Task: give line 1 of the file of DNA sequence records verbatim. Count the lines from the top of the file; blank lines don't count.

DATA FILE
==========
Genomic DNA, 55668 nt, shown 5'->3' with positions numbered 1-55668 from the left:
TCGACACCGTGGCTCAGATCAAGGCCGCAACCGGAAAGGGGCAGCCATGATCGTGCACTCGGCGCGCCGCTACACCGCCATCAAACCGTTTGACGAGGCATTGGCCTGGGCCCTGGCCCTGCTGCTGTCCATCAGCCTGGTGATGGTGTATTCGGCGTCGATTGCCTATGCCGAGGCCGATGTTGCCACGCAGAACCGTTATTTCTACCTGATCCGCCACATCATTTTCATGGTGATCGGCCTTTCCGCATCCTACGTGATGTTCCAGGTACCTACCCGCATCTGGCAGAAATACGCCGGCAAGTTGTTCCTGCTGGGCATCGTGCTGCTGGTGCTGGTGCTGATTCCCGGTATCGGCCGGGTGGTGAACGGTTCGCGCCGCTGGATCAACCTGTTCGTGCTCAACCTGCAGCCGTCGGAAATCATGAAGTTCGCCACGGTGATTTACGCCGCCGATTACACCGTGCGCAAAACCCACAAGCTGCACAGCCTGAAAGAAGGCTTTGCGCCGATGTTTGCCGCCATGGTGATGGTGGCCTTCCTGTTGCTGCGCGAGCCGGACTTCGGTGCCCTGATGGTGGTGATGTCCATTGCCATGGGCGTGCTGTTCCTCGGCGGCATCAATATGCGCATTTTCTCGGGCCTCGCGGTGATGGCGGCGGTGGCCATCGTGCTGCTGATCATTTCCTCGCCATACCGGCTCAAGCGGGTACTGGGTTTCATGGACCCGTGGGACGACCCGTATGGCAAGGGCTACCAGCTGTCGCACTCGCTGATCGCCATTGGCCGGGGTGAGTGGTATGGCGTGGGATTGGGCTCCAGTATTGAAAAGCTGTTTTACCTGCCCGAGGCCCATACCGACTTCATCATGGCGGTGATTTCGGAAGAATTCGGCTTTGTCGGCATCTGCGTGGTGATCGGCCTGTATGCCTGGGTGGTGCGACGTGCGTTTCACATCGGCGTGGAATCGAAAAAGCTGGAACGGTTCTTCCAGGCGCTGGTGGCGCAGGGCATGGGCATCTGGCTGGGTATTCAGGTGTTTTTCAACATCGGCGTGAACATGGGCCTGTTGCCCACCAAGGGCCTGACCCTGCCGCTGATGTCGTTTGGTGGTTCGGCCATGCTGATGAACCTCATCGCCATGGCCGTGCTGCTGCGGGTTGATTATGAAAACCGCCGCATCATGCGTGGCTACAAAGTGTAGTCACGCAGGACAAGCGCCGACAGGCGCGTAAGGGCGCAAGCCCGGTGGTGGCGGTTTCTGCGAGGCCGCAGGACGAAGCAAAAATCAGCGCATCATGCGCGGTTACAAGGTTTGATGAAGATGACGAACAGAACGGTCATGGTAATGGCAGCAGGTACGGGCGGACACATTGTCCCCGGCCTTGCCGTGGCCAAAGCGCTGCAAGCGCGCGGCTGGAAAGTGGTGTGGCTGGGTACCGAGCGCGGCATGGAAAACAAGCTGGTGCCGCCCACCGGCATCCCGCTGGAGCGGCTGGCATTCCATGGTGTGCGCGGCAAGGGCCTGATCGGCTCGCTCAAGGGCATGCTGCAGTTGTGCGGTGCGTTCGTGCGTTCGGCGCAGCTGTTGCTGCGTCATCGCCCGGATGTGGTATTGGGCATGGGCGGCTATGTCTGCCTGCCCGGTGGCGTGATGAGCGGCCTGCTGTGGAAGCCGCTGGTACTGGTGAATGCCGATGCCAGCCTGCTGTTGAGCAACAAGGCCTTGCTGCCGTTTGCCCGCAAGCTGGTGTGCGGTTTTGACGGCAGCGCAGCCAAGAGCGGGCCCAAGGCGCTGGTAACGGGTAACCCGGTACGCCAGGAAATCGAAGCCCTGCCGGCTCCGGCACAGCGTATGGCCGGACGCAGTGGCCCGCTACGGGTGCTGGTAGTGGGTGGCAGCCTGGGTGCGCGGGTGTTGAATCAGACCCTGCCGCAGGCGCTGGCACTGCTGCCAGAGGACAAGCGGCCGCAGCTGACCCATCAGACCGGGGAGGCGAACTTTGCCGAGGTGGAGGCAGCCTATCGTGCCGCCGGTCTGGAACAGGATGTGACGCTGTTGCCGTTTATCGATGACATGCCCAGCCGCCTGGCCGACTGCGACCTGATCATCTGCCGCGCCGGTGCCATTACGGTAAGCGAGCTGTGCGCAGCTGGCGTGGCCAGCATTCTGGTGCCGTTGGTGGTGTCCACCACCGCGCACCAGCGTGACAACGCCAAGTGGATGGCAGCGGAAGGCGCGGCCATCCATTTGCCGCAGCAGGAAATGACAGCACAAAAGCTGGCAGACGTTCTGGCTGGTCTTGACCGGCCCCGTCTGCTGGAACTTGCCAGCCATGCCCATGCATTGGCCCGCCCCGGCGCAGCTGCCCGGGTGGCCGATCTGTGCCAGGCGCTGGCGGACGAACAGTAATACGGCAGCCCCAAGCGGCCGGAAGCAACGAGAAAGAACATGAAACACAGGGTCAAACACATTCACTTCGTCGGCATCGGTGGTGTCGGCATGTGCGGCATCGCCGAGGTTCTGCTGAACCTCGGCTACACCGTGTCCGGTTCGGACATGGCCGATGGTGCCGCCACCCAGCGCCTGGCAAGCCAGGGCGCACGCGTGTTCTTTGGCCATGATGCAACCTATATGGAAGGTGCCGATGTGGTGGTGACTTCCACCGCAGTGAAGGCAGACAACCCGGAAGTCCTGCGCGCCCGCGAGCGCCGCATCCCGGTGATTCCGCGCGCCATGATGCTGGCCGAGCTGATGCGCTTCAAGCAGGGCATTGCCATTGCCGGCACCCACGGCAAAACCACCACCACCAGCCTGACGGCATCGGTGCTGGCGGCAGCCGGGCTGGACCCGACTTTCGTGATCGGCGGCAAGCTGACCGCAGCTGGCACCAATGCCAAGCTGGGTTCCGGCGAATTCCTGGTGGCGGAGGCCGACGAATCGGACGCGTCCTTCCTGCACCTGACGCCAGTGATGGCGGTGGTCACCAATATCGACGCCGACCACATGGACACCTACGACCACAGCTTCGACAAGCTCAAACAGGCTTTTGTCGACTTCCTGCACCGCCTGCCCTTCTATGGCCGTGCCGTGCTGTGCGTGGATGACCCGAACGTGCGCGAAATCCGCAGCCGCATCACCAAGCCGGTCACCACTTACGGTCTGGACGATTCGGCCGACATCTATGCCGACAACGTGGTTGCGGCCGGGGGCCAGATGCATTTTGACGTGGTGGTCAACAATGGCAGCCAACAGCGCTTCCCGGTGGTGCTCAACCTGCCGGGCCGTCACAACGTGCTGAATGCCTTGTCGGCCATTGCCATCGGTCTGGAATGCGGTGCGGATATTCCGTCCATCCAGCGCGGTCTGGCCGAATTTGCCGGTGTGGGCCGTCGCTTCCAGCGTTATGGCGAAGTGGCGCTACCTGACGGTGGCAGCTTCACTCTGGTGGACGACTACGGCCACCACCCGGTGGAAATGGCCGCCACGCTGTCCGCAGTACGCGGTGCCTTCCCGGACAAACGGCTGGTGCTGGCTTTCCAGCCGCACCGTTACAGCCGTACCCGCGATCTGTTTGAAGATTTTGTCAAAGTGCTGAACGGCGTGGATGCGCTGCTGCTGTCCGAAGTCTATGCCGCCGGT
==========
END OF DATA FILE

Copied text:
Genomic DNA, 55668 nt, shown 5'->3' with positions numbered 1-55668 from the left: